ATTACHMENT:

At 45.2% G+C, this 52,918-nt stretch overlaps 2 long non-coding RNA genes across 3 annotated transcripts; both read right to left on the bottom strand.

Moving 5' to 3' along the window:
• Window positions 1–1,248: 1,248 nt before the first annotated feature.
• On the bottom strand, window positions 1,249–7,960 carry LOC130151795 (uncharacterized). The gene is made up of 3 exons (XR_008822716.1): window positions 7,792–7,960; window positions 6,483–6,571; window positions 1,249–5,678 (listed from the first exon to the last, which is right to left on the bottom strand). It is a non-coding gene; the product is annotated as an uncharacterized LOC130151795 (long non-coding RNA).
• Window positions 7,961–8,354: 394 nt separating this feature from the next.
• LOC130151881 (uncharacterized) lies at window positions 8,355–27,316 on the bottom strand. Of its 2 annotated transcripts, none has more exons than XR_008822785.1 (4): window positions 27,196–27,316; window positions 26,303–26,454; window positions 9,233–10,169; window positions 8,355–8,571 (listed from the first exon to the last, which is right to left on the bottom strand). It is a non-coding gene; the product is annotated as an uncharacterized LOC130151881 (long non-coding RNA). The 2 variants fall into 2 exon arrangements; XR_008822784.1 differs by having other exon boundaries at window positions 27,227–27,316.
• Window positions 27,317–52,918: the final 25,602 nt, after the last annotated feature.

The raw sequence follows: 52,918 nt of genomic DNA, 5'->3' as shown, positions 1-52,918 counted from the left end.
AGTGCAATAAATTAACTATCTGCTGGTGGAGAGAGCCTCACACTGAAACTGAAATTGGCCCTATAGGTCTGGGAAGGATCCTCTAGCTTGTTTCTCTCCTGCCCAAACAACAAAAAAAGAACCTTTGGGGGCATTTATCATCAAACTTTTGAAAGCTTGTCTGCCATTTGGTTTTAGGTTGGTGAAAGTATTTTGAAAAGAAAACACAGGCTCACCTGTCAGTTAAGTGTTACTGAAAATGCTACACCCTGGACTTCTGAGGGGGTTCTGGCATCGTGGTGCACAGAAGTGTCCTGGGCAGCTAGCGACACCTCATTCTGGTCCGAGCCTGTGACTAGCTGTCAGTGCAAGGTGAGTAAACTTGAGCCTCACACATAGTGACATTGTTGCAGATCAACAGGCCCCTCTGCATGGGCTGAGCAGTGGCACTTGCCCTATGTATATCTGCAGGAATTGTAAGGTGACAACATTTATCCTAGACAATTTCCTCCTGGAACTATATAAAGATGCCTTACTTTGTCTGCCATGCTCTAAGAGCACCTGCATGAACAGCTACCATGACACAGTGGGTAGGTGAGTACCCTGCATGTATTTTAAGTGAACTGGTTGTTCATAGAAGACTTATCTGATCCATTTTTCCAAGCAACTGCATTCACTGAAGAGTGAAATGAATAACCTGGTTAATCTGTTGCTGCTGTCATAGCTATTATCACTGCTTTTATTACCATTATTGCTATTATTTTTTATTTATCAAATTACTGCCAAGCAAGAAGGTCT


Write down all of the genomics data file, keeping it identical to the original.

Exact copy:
At 45.2% G+C, this 52,918-nt stretch overlaps 2 long non-coding RNA genes across 3 annotated transcripts; both read right to left on the bottom strand.

Moving 5' to 3' along the window:
• Window positions 1–1,248: 1,248 nt before the first annotated feature.
• On the bottom strand, window positions 1,249–7,960 carry LOC130151795 (uncharacterized). The gene is made up of 3 exons (XR_008822716.1): window positions 7,792–7,960; window positions 6,483–6,571; window positions 1,249–5,678 (listed from the first exon to the last, which is right to left on the bottom strand). It is a non-coding gene; the product is annotated as an uncharacterized LOC130151795 (long non-coding RNA).
• Window positions 7,961–8,354: 394 nt separating this feature from the next.
• LOC130151881 (uncharacterized) lies at window positions 8,355–27,316 on the bottom strand. Of its 2 annotated transcripts, none has more exons than XR_008822785.1 (4): window positions 27,196–27,316; window positions 26,303–26,454; window positions 9,233–10,169; window positions 8,355–8,571 (listed from the first exon to the last, which is right to left on the bottom strand). It is a non-coding gene; the product is annotated as an uncharacterized LOC130151881 (long non-coding RNA). The 2 variants fall into 2 exon arrangements; XR_008822784.1 differs by having other exon boundaries at window positions 27,227–27,316.
• Window positions 27,317–52,918: the final 25,602 nt, after the last annotated feature.

The raw sequence follows: 52,918 nt of genomic DNA, 5'->3' as shown, positions 1-52,918 counted from the left end.
AGTGCAATAAATTAACTATCTGCTGGTGGAGAGAGCCTCACACTGAAACTGAAATTGGCCCTATAGGTCTGGGAAGGATCCTCTAGCTTGTTTCTCTCCTGCCCAAACAACAAAAAAAGAACCTTTGGGGGCATTTATCATCAAACTTTTGAAAGCTTGTCTGCCATTTGGTTTTAGGTTGGTGAAAGTATTTTGAAAAGAAAACACAGGCTCACCTGTCAGTTAAGTGTTACTGAAAATGCTACACCCTGGACTTCTGAGGGGGTTCTGGCATCGTGGTGCACAGAAGTGTCCTGGGCAGCTAGCGACACCTCATTCTGGTCCGAGCCTGTGACTAGCTGTCAGTGCAAGGTGAGTAAACTTGAGCCTCACACATAGTGACATTGTTGCAGATCAACAGGCCCCTCTGCATGGGCTGAGCAGTGGCACTTGCCCTATGTATATCTGCAGGAATTGTAAGGTGACAACATTTATCCTAGACAATTTCCTCCTGGAACTATATAAAGATGCCTTACTTTGTCTGCCATGCTCTAAGAGCACCTGCATGAACAGCTACCATGACACAGTGGGTAGGTGAGTACCCTGCATGTATTTTAAGTGAACTGGTTGTTCATAGAAGACTTATCTGATCCATTTTTCCAAGCAACTGCATTCACTGAAGAGTGAAATGAATAACCTGGTTAATCTGTTGCTGCTGTCATAGCTATTATCACTGCTTTTATTACCATTATTGCTATTATTTTTTATTTATCAAATTACTGCCAAGCAAGAAGGTCT